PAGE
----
Word Count: (In my defense, I cut out a whole chapter.)
There’s an odd, two-in-the-morning sensation when one has been fighting prosthetic monsters and awakes quietly in bed. It’s the sensation that finds nothing odd in seeing the floating cupboard above the wardrobe which wasn’t there before. It inspires one to address the cupboard with inspiring words: “I don’t care what you look like! You shut up!”
Another moment brings clarity. And a horrible, sickening dread that I had been very, very silly.
I’d decided to accept the nanowrimo challenge. Why, exactly? Had I, all unknowing, defaced my sanity in a wild obsession with sound and fury?
The immediate answer resounded yes. But only because I’d decided to write in the first place. Nanowrimo was another question entirely. And the matter seemed less clear.
Angst is fashionable for a freelancer–especially when writing a first novel. Angst, self-doubt, shaky confidence of personal greatness. The solidarity of suffering, of being underprivileged. Fear of a slowly lowering glass ceiling crushing you, that tersely polite rejection slips do nothing to reassure.
I supposed I brought these early morning worries on myself. I’d stayed up too late doing algebra to confirm what I already knew. I’m writing .510, a solid 6k words behind my self-imposed deadline.
My article stalls, unfinished, the stacked books pleading for citations. My short story languishes mid-scene, the scathing repartee lost. And the novel-length manuscript–only 51%.
STOP: Discuss the following questions with the imaginary group in your head, then donate them to your nearest flea market.
- What negative childhood bogeyman experience does nanowrimo remind you of?
- How do you think the misbegotten freelancer feels?
- How do you think the childhood bogeyman felt when you grew up?
I’ve begun to feel as haunted as my own protagonist. With the decided advantage of knowing that I am haunted, and having an idea of what’s haunting me. For all its charms, I don’t think it’s nanowrimo.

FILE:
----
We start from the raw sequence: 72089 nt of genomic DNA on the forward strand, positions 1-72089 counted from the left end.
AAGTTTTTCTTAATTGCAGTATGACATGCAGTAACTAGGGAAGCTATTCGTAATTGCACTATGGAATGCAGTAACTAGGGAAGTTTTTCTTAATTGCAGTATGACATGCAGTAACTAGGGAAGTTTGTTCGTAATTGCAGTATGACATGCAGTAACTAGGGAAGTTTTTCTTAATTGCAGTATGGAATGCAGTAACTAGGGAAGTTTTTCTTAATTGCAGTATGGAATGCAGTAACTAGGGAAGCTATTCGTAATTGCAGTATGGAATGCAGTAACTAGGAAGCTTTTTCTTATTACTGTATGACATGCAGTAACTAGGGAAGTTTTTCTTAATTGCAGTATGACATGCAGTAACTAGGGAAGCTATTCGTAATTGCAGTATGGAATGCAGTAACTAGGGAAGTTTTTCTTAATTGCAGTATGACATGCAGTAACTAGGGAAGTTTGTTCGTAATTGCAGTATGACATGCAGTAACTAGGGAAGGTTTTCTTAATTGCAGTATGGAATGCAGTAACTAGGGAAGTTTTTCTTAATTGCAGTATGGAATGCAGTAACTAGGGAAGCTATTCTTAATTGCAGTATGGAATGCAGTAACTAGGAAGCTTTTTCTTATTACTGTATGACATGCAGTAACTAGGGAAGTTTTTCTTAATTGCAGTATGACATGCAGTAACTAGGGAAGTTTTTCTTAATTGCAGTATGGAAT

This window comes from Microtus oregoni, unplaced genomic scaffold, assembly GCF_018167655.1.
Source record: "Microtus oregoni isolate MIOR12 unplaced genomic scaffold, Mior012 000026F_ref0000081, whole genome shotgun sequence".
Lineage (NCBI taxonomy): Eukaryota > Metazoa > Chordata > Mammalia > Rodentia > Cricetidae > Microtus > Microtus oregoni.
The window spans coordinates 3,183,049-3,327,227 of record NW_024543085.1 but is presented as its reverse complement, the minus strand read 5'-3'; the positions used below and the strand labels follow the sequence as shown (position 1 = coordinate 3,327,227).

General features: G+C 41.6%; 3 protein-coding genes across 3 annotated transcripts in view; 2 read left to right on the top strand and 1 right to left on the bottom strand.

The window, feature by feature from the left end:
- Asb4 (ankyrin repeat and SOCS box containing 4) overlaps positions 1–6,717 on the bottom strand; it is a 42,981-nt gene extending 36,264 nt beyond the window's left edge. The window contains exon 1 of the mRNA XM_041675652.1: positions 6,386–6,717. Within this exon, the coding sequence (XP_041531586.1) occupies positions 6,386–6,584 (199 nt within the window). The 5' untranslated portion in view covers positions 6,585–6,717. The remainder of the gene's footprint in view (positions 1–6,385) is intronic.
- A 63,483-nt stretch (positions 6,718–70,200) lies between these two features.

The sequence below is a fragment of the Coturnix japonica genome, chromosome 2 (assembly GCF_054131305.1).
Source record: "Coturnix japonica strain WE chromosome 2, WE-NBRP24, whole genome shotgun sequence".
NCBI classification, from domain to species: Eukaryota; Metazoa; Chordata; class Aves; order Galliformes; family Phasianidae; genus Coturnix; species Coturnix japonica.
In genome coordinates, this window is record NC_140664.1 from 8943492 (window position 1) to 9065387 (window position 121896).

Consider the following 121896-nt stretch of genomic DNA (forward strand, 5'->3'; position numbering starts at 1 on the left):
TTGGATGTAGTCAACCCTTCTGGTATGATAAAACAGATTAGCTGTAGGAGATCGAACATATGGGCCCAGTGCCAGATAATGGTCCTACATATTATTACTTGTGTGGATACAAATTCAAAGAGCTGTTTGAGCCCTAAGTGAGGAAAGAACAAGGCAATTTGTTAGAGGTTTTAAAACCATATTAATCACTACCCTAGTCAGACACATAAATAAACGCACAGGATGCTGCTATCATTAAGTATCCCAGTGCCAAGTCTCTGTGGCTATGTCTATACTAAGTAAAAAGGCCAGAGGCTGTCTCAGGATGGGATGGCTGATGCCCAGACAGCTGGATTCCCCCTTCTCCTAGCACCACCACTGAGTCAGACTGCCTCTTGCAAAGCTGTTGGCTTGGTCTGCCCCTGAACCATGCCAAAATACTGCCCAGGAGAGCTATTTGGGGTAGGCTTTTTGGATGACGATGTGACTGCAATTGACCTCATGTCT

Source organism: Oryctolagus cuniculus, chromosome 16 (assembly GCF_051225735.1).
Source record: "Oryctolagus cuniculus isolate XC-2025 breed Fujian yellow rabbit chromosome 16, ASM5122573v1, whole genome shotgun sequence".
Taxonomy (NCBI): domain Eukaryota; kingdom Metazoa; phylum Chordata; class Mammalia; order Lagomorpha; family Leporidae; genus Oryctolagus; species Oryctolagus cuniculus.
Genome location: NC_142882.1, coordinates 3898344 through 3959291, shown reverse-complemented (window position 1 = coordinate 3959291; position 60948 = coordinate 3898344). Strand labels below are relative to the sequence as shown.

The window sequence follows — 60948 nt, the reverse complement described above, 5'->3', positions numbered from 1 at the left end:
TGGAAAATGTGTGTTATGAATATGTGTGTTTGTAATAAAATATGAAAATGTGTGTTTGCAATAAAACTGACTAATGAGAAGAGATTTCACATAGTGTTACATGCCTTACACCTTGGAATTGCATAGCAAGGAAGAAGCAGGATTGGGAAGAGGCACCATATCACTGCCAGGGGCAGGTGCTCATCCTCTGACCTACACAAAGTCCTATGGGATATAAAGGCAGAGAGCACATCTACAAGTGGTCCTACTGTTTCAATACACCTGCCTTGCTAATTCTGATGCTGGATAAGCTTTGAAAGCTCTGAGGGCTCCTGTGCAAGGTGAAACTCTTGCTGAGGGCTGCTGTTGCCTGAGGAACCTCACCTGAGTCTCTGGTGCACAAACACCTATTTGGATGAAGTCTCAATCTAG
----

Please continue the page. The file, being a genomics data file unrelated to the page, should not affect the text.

For a fantasy writer, there’s an odd appropriateness to waking at 2 a.m. in sweat like vinegar, cussing at floating cupboards. Rationality, cohesion, dissolve into an bewildered alertness, an openness that receives the presence of otherness without comment. (Other than the needed, assumed comment–that appearances shouldn’t speak unless spoken to.)
It’s waking onto the border, the place where such things happen. And where such things are dealt with as they happen.
What stymies us into writing is that midnight longing for the other side, the unpredicted and unexplored. Fantasy unlocks a realm of questioning and challenging, letting us ask what we will of what we want, without pre-approved answers cropping up like cupboards.
Writing of any kind should be a process of discovery. The most spiteful character can be that spiteful, merely because she has a potential for sainthood. The most despicable character has–creepily–my sense of humor. The cupboard really can float, after all. This is what haunts us. The snark is a boojum.
“Ye gods!” he muttered. “Let me live by what I have—it’s less than you think.”
After my own midnight revelation–who cares what floating cupboards look like?–I went on to write a scene in which my POV character had his eyes closed. It was somehow liberating. At about the same time, I realized he was a magician. That was just weird.
What about my nanowrimo angst? My woeful lack of word count? My sudden existential crisis?
Yes, it’s madness. It wouldn’t be writing if it wasn’t. Writing is a process of letting yourself be haunted. Writing under self-imposed deadline is simply acknowledging the haunting.
Sit. Write. Otherwise, it’s all just midnight words.